US President Donald Trump’s retweets of a UK far right leader’s Islamophobic posts have been widely denounced as a gesture of support for nationalistic, anti-Muslim rhetoric.
On Wednesday morning, Trump retweeted three videos to his 43 million followers, purporting to show Islamic violence, that had been posted by the deputy leader of the UK fringe nationalist group Britain First.
Ibrahim Hooper, a spokesman for the Council on American Islamic Relations, called the posts “unconscionable”.
“It’s an incitement to violence against American Muslims,” Hooper told Middle East Eye.
Arab and Muslim American groups across the country condemned Trump on Wednesday in a wave of outrage that seems to have become a constant feature of his tenure in the White House.
Ahmad Abuznaid, director of the National Network of Arab American Communities (NAAC), said Trump’s tweets have real effects on Muslim communities and the people and groups that he attacks. The posts, he added, filter down to Trump’s base, which has caused an increase in anti-Muslim acts.
“We absolutely should be outraged,” Abuznaid told MEE.
Muslim Advocates, a civil rights organisation, said Trump is making anti-Muslim bigotry a “centerpiece of his presidency”.
“Our country deserves better,” the group said in a statement, adding that the tweets are not surprising.
“They are more links in the chain, but that doesn’t make them any less shocking, reckless or wrong,” the statement read.
The videos, intended to ramp up fear of immigrants, do not actually include any immigrants.
One, which shows a statue of the Virgin Mary being desecrated, was taken in Syria, where a deadly civil war has turned the country into a fertile ground for militant groups.
Another video showing a teenager being pushed off the rooftop is from Egypt, where turmoil erupted after a coup against President Mohamed Morsi of the Muslim Brotherhood in 2013.
The third video supposedly shows a “Muslim migrant” beating up a boy on crutches in the Netherlands. But the assailant in the footage is neither an immigrant nor a Muslim.
Still, the White House told reporters that truth should not be their main concern.
White House spokeswoman Sarah Sanders dismissed the relevance of the authenticity of the videos, saying that journalists questioning whether the videos were real were “focusing on the wrong thing”.
“Whether it is a real video, the threat is real,” Sanders told reporters on Wednesday. “That is what the president is talking about, that is what the president is focused on is dealing with those real threats, and those are real no matter how you look at it.”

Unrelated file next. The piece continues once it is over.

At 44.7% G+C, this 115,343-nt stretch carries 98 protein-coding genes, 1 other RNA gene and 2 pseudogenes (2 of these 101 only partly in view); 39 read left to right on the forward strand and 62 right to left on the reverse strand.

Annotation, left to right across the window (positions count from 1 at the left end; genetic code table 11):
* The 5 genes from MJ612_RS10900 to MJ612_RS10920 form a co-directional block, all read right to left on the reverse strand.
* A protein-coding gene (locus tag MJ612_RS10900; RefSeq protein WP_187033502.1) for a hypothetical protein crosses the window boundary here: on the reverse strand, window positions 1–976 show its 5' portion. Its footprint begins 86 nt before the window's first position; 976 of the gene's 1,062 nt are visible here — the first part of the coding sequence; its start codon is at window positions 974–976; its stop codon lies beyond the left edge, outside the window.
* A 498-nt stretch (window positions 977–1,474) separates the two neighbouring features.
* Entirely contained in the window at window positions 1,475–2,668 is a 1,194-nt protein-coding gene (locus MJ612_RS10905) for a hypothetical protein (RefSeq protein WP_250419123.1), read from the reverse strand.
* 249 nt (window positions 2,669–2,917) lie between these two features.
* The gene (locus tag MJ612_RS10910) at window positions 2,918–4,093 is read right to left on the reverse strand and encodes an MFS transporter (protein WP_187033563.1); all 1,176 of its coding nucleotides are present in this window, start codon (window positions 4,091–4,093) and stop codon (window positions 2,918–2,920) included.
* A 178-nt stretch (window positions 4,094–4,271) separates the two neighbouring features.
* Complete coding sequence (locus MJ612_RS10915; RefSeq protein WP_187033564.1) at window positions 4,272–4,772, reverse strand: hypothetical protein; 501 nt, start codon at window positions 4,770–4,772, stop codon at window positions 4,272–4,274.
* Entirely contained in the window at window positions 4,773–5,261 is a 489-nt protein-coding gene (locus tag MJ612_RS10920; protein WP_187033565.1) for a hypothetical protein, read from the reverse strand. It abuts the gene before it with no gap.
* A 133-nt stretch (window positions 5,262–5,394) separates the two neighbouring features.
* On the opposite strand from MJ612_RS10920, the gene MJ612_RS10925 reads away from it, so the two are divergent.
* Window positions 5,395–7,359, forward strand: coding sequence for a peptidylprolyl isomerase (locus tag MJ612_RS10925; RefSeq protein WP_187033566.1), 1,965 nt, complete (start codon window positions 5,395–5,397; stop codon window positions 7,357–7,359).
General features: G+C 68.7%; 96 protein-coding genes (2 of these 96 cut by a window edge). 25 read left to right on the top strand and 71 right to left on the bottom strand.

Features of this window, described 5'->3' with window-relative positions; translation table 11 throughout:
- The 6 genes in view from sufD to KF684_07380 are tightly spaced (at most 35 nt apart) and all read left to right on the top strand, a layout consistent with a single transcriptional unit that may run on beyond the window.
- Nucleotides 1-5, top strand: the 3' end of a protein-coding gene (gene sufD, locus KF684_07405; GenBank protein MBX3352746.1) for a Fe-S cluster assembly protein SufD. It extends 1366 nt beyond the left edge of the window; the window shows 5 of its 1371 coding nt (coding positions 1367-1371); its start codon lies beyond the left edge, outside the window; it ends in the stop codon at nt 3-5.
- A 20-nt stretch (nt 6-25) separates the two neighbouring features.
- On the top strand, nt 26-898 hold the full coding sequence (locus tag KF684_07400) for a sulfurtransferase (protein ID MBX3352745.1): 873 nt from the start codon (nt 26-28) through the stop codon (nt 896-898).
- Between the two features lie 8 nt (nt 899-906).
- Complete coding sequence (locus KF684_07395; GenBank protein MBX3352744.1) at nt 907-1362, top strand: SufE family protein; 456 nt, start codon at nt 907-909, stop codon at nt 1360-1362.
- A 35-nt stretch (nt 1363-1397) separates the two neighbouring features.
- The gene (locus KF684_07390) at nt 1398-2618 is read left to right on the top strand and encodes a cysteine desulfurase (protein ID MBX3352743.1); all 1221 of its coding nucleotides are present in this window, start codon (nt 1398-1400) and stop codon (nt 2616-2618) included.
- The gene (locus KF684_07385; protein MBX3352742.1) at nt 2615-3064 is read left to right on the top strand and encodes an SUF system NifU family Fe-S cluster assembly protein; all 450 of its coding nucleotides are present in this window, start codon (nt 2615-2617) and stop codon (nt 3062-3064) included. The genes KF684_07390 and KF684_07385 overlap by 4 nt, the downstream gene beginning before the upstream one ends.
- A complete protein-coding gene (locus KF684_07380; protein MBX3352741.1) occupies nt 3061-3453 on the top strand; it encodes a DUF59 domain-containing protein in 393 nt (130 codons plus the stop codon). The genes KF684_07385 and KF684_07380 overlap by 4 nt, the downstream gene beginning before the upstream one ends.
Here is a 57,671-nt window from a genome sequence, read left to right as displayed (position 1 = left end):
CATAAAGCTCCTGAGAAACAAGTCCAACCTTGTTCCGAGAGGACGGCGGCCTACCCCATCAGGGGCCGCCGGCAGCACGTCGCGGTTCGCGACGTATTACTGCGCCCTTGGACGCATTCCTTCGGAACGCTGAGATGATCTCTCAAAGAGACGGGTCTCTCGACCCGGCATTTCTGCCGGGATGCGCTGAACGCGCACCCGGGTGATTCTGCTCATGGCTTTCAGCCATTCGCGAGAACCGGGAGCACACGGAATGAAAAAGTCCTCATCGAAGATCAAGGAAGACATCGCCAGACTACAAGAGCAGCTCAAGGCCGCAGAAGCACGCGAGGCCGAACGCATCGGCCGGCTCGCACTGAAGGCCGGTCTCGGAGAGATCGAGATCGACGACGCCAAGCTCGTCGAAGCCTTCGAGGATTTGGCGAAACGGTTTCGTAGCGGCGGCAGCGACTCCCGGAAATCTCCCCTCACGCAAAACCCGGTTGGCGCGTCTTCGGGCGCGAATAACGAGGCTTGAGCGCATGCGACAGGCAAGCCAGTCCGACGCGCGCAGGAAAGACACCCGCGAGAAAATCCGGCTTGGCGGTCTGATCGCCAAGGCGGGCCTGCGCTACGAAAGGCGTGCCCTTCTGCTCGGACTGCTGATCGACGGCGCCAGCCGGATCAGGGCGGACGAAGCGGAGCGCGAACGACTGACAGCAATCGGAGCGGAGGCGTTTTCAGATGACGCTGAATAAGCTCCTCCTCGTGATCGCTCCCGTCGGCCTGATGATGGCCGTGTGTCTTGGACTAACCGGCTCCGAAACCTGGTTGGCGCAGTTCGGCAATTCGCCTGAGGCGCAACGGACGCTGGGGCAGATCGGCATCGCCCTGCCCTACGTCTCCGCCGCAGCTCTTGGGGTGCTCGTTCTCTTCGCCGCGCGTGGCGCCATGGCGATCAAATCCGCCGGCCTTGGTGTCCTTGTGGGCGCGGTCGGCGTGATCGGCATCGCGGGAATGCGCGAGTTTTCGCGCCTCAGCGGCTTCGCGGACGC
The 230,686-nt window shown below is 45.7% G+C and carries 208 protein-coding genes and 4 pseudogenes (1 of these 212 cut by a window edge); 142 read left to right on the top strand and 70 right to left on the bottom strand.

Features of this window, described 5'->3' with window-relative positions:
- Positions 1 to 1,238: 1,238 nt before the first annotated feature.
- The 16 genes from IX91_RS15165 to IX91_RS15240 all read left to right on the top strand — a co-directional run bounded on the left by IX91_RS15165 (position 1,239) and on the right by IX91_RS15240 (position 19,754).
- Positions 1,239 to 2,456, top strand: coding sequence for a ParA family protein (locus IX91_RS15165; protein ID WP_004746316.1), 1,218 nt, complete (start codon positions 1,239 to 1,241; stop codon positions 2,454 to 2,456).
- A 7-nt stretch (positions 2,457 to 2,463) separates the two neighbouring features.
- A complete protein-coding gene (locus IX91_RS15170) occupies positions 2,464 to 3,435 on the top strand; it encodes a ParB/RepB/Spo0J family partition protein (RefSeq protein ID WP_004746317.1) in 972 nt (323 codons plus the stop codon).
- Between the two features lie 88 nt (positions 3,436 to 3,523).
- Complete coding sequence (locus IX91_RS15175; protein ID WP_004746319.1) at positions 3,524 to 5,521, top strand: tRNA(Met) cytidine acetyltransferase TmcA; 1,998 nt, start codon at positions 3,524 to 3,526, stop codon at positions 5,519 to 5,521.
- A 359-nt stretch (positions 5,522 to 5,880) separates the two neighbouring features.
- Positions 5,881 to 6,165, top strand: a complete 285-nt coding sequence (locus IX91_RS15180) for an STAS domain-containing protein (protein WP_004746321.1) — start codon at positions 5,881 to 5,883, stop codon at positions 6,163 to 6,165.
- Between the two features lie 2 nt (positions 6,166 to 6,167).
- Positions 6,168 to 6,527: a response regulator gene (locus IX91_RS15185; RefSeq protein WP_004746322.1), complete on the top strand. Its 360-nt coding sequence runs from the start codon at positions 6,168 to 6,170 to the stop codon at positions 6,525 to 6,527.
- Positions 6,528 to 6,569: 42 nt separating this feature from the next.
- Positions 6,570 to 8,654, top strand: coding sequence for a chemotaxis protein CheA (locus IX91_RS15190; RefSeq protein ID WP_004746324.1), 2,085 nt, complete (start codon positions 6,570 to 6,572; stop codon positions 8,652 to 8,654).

Indeed the threat is real, said Abuznaid – “for Muslims across the world, for black people across the world, for undocumented people in this country.
“You have this vantage point where the oppressors seem to view themselves as victims,” he told MEE.
Trump has a history of making false statements to vilify Muslims.
Aside from the Muslim ban he proposed when he was a candidate, which he turned into policy after being elected, Trump had falsely claimed in November 2015 that he watched thousands of Muslims celebrate the 9/11 attack in New Jersey.
The far right
Retweeting a Britain First leader is not Trump’s first nod to the far right, analysts say.
When asked to condemn former Ku Klux Klan leader David Duke last year, then-candidate Trump claimed not to know who Duke was.
Duke lauded Trump for his Islamophobic retweets on Wednesday.
Earlier this year, the administration pulled federal funding for a group that works to rehabilitate white supremacists.
In August, Trump defended violent neo-Nazis who gathered in Charlottesville, saying there were some “very fine people” within their ranks.
Craig Considine, a sociology professor at Rice University in Texas, said Trump “absolutely does have white supremacist inklings”.
“It’s ironic that the media keeps asking how could Donald Trump possibly retweet these propaganda videos of neo-Nazi, far-right white supremacists; it’s because Donald Trump is sympathetic to their views, and he agrees with their views,” Considine, who conducts research on Islamophobia, told MEE.
Considine said Trump should be condemned by political allies and foreign leaders to marginalise his position.
The Arab American Institute, a Washington-based think-tank, also called on Republican leaders in Congress to repudiate Trump’s “bigotry”.
“The president’s words and beliefs normalise and lend credence to hate, putting Americans at risk of violence on a daily basis,” the institute’s executive director, Maya Berry, said in a statement.
Congresswoman Debbie Dingell, whose district is based in Dearborn, Michigan – home to large Arab and Muslim communities – also slammed Trump for the posts.
“I represent Muslim Americans who are our friends, neighbors, teachers, doctors, valued community leaders and very patriotic Americans. The president of the United States should not be reinforcing individuals or groups that are trying to divide us with fear and hatred,” she told MEE in an emailed statement.
Wednesday’s retweets were the latest inflammatory posts by Trump on his favourite social media platform. He has previously used Twitter to attack political opponents, mock women’s appearances, smear media outlets and stoke fear of Muslims.
MPower Change, a Muslim advocacy group, is saying “enough is enough,” and is calling on Twitter to close Trump’s account.
“Twitter needs to stop letting Trump use its platform to encourage violence against Muslims,” the group said in a petition, encouraging internet users to report the president’s account for hate speech.[source: Middle East Eye]